Thursday, March 12, 2009

The Curious Incident of the Dog in the Night-time

I haven't had the longest attention span lately, certainly not for reading. I get like this for long stretches, and therefore become especially grateful to the book that knocks me out of these non -reading stupors.
Enter The Curious Incident of the Dog in the Night-time, by Mark Haddon. My dear old friend Cate Rowen recommended it to me, and it was a completely absorbing and elegant little book. I don't use the word little to diminish it's impact, but really it's short, and it's elegance [which is a word often overused in book reviews, I think] is a word I choose because the protagonist, Christopher Boone, is an autistic boy whose narrative voice is so clear and insightful that were he a grammatician I'd call him Mr. Strunk or White.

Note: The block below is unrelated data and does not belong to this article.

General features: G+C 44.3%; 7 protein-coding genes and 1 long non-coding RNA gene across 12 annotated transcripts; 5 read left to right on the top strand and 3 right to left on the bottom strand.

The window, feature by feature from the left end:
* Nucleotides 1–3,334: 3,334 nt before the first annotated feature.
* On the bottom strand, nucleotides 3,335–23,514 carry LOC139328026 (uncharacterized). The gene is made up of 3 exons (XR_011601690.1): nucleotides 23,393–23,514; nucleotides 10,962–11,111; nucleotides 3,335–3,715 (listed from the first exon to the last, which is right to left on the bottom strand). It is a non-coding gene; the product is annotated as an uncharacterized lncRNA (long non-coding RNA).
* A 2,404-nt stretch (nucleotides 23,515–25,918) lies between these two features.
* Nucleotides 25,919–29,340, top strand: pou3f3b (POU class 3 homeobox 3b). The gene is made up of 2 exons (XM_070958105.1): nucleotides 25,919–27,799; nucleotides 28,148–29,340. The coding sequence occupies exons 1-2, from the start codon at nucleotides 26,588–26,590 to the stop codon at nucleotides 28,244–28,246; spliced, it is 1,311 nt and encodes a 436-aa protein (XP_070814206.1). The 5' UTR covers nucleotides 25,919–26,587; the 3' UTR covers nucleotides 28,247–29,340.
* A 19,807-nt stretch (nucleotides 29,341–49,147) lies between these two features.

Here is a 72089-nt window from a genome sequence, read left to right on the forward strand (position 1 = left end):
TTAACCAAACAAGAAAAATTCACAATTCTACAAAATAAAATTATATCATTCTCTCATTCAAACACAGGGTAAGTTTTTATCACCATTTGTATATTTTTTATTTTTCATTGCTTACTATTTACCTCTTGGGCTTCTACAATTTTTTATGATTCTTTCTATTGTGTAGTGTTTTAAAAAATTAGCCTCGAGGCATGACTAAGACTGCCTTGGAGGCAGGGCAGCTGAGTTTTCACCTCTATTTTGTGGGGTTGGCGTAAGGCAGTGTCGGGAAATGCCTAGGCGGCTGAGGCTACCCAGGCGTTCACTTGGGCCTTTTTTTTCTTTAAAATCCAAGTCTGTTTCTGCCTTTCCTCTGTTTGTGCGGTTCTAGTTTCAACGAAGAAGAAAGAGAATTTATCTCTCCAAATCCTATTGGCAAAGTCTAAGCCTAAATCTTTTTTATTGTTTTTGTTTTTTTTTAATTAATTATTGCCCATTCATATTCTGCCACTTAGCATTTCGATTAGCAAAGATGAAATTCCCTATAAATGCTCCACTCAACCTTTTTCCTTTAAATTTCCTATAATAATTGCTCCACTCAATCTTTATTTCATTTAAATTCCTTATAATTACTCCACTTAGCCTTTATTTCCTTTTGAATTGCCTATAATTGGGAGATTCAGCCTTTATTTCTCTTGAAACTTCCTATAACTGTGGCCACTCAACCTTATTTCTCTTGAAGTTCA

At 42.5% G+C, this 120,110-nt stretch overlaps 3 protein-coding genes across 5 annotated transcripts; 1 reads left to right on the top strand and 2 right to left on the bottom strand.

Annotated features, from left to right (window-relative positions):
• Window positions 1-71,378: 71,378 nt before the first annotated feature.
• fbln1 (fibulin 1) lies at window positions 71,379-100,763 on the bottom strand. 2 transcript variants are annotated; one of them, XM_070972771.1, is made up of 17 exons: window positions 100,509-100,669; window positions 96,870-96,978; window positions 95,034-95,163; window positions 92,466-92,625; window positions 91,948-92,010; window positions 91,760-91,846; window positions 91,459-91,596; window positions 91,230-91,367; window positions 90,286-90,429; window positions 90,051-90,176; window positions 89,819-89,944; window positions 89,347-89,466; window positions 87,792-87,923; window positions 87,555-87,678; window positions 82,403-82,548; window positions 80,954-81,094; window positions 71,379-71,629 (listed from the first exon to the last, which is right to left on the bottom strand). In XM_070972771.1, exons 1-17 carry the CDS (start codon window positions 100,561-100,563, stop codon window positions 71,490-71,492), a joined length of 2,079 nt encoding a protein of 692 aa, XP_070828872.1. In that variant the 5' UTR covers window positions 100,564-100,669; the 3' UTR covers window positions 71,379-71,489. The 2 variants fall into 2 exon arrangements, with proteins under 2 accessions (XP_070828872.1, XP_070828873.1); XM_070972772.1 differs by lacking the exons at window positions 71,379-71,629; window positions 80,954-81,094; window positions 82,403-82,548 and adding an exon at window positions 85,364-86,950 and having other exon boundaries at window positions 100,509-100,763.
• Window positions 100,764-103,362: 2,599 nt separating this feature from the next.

I've met my share of Asbergian children, and overall, when they're in a phase of being related socially, their intelligence is the first trait to push through-- emotion, not so much. I've long been fascinated by Aspergians because I believe I've friended several of them through my lifetime; all to my knowledge have remained undiagnosed, or simply choose not to talk about it. Quirky, particular, predictable... and loveable to me, to their deepest depths. Emotion is not worn on their sleeves, but expressed through actions. They show up when they say they will, they remember birthdays, they are the dearest of friends through series of thoughtful actions. They are emotional and devoted people, but they just show it differently, like Christopher Boone.  I have embraced their differences in my own life because to my chagrin I'm more of a chaotic, messy, forgetful type. In contrast, the order and loveliness of these stoic and orderly people has inspired me to consider clarity a virtue. Maybe things are as they appear, and that's the beauty of our mysterious world. It's not the mystery that is mysterious, but the glorious order of it all. 

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